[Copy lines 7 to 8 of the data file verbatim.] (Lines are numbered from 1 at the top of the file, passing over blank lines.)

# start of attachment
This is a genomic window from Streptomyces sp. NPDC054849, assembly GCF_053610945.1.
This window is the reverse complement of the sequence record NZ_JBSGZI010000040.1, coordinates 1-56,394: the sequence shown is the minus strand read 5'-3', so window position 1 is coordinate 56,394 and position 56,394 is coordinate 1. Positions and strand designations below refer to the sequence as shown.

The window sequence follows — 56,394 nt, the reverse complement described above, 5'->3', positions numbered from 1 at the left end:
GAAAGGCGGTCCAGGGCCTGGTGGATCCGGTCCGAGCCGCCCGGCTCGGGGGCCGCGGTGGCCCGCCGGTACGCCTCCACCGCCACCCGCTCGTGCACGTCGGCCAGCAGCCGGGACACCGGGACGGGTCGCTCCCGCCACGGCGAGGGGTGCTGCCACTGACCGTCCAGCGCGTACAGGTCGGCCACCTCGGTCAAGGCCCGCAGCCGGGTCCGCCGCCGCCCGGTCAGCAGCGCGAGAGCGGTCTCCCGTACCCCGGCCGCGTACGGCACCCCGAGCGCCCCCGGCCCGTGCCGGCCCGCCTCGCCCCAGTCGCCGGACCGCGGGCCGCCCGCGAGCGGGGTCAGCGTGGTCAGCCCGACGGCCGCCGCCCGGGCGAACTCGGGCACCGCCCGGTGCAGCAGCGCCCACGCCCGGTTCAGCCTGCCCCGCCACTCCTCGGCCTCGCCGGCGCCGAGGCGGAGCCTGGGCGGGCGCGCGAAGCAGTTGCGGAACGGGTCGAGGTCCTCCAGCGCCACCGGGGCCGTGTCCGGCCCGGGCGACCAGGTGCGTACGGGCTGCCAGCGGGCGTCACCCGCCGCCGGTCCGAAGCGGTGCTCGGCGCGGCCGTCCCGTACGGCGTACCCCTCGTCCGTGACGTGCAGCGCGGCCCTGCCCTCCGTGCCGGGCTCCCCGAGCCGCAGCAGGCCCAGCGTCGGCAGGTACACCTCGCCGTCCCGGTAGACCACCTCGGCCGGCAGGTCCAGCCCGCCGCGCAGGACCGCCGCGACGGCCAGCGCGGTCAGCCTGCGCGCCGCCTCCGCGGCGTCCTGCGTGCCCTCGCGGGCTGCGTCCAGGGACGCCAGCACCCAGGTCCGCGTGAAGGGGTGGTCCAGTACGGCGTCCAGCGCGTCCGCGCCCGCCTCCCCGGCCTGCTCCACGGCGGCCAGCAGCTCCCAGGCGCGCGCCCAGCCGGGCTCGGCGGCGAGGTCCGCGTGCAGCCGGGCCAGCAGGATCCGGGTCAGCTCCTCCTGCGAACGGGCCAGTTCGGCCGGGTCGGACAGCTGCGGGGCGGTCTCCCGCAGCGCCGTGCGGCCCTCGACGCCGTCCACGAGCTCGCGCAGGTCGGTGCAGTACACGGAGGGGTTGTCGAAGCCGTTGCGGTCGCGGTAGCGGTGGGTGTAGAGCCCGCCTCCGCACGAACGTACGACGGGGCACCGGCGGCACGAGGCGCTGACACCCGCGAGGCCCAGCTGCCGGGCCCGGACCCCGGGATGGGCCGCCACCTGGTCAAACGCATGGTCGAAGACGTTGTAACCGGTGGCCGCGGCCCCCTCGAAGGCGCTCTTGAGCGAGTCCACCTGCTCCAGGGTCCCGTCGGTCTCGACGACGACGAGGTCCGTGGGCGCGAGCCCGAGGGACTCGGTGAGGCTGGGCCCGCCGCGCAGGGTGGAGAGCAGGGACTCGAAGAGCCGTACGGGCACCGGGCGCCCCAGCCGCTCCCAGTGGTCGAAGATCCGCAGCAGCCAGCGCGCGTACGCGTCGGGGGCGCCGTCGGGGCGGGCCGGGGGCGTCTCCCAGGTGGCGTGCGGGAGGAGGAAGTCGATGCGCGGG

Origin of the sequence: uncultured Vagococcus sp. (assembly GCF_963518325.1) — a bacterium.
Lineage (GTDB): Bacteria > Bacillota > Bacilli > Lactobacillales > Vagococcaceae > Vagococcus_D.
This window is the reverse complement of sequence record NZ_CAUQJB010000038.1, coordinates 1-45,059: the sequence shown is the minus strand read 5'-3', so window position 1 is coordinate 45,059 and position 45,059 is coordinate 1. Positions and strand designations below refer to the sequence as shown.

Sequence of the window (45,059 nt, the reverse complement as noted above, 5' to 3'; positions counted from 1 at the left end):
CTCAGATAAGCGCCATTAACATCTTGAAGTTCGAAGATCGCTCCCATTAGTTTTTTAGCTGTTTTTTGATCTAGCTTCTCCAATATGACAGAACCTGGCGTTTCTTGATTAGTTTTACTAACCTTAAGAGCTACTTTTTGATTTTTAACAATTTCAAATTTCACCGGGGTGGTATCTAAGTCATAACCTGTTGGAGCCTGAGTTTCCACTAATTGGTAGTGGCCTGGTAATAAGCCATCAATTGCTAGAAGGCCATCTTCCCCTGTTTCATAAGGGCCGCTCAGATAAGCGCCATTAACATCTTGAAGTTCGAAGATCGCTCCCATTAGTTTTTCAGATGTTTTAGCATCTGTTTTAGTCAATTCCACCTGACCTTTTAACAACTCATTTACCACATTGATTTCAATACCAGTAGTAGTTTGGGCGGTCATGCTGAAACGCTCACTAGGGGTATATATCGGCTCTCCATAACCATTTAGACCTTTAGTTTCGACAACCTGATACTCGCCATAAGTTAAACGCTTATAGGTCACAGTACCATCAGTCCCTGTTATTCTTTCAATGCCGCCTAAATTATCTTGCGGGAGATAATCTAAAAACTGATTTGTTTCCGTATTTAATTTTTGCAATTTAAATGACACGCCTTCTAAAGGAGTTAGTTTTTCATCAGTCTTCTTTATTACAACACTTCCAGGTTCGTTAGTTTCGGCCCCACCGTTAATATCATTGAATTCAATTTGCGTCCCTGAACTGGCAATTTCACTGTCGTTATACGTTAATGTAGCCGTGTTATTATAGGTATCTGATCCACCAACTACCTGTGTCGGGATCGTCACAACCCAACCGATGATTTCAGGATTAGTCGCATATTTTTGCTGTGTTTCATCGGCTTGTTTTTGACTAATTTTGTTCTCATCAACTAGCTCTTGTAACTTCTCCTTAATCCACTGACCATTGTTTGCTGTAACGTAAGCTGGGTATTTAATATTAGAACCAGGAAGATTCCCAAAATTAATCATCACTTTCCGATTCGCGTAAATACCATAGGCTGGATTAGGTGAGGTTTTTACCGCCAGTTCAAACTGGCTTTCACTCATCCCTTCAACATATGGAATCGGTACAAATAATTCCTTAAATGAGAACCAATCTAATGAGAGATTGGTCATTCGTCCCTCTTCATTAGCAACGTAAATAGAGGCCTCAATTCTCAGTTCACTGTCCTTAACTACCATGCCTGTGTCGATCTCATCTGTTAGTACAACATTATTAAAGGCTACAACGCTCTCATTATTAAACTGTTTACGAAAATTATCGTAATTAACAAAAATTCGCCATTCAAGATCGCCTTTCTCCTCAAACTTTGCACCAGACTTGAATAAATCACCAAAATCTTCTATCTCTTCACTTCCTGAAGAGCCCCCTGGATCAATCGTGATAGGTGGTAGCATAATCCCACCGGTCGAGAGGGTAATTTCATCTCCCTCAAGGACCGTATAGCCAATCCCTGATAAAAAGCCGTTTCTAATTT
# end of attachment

This window is the reverse complement of sequence record NZ_CAUQJB010000038.1, coordinates 1-45,059: the sequence shown is the minus strand read 5'-3', so window position 1 is coordinate 45,059 and position 45,059 is coordinate 1. Positions and strand designations below refer to the sequence as shown.

Sequence of the window (45,059 nt, the reverse complement as noted above, 5' to 3'; positions counted from 1 at the left end):